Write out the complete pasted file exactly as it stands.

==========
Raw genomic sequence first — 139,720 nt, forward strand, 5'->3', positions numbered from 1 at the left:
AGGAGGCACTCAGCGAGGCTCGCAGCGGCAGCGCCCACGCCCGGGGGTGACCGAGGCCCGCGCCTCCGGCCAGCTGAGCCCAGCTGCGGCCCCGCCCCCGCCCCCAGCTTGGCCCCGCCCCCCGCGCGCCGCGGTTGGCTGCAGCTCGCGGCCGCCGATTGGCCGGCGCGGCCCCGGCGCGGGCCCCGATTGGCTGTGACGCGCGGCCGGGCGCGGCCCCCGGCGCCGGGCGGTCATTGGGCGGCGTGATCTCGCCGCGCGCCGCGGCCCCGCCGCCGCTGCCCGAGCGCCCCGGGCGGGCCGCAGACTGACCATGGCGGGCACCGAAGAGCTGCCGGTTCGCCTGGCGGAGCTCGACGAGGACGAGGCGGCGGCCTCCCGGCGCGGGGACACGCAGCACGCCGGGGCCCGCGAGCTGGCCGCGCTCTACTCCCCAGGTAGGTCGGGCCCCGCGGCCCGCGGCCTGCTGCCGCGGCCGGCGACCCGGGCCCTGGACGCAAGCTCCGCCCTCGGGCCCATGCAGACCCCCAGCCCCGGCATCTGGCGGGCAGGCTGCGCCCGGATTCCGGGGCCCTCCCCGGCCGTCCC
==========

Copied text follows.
Raw genomic sequence first — 139,720 nt, forward strand, 5'->3', positions numbered from 1 at the left:
AGGAGGCACTCAGCGAGGCTCGCAGCGGCAGCGCCCACGCCCGGGGGTGACCGAGGCCCGCGCCTCCGGCCAGCTGAGCCCAGCTGCGGCCCCGCCCCCGCCCCCAGCTTGGCCCCGCCCCCCGCGCGCCGCGGTTGGCTGCAGCTCGCGGCCGCCGATTGGCCGGCGCGGCCCCGGCGCGGGCCCCGATTGGCTGTGACGCGCGGCCGGGCGCGGCCCCCGGCGCCGGGCGGTCATTGGGCGGCGTGATCTCGCCGCGCGCCGCGGCCCCGCCGCCGCTGCCCGAGCGCCCCGGGCGGGCCGCAGACTGACCATGGCGGGCACCGAAGAGCTGCCGGTTCGCCTGGCGGAGCTCGACGAGGACGAGGCGGCGGCCTCCCGGCGCGGGGACACGCAGCACGCCGGGGCCCGCGAGCTGGCCGCGCTCTACTCCCCAGGTAGGTCGGGCCCCGCGGCCCGCGGCCTGCTGCCGCGGCCGGCGACCCGGGCCCTGGACGCAAGCTCCGCCCTCGGGCCCATGCAGACCCCCAGCCCCGGCATCTGGCGGGCAGGCTGCGCCCGGATTCCGGGGCCCTCCCCGGCCGTCCC